Ironically, three weeks ago I was in Singapore, invited by the Ministry of Education (so admired by Mr Gove) to share the innovation of the educational projects I’ve led. While Gove’s proposed reforms are set to follow Singapore’s exam system, their aspirations have already moved on. Singapore’s Minister of Education has given officials 18 months to re-build the system so that it can produce students who can create, collaborate, think critically and compete globally in our unpredictable future. Among many other initiatives, they have instigated a pilot programme based on my work.

Meanwhile, our Minister seems to think that we’d be better served by a system which sorts kids, according to their academic potential, at age 14. It didn’t work for me then, and it definitely won’t work now in an era of high youth unemployment. I was lucky in that I found my way back. But millions of others didn’t, and millions of future kids will have their life chances diminished if these regressive proposals see the light of day.”


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7 Responses to UK Qualifications Reform: Looking East and Back Isn’t The Answer

  1. Mike Baker says:

    Spot on, David — and good to have the full version.

  2. David Price says:

    Thanks Mike, appreciate it. I trust you’re well?

  3. Nicole Ginnane says:

    Thanks David, I enjoyed reading the ‘real’ story. As you say, not everyone has the wherewithal to go through a system like that and find their element. It is a tragedy, and what a lost opportunity when we know that it could and should be so much better!

  4. Jonathan Savage says:

    Thanks David, it was good to read the full version of your article. Your frustration at the removal of key paragraphs is well founded. It was a real shame that the newspaper didn’t have the wisdom to preserve the integrity of your piece. More generally, of course you are right to expose the lunacy behind this current Government’s educational policies. I’ve been trying to do this for a couple of years at least. But, as you know, Gove is just not listening to anyone – even his chosen advisors have walked away. It is hard to know how to respond but a concerted effort is needed from the educational community. The Labour party is inept on these matters; we certainly can’t rely on them to mount any informed opposition I’m sorry to say. So, what is there left to do?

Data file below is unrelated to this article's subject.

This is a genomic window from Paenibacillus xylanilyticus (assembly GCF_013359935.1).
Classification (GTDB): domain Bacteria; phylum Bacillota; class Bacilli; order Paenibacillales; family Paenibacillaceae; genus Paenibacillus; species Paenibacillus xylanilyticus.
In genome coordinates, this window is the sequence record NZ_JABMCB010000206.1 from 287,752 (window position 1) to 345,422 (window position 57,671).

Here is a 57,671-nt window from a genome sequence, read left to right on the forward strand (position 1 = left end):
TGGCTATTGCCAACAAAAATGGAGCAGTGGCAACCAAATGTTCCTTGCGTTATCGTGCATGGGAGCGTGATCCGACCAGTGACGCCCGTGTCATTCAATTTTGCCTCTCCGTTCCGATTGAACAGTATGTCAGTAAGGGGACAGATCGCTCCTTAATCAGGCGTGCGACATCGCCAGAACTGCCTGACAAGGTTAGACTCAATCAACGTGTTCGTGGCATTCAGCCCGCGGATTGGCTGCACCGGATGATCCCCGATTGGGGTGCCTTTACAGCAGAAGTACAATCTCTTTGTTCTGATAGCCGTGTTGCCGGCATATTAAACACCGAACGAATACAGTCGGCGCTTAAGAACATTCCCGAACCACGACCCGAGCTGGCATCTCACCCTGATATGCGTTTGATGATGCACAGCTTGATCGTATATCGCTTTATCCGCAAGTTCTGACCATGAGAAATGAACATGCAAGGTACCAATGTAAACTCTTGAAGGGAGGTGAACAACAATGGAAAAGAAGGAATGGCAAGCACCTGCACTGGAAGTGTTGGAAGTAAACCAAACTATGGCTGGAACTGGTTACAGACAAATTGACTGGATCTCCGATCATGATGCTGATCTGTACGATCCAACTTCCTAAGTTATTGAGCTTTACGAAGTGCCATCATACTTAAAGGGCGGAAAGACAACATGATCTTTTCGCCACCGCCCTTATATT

5. Ged Norman says:

    Thanks for this David. Some staff at Matthew Moss were so frustrated that it was possible for Gove to say what he did with so little challenge. For my part, I was waiting for someone to ask if returning to the 1950’s really was a good idea until it dawned on me that too many people, particularly in government, probably think it is, such is the paucity of understanding about learning. So much for our children being our most precious commodity. Even more reason to keep up the fight!

  6. kenholmes says:

    Thank you David. Having put my Year One children through that ridiculous phonic screening check the other week, words like this from you, as well as those from Michael Rosen, Pie Corbett et al give me hope.

  7. esther tyler-ward says:

    I google widely and scour news articles in the hope of finding people who are educating differently. I am a teacher and a mum-to-be and terrified of how the state system is going to restrict learning and personal growth even more in our young people. As an educational advisor, what can you advise a teacher to do to challenge the restrictions imposed on us from the government down and allow young people to flourish? I’m not even head of department, what can I do?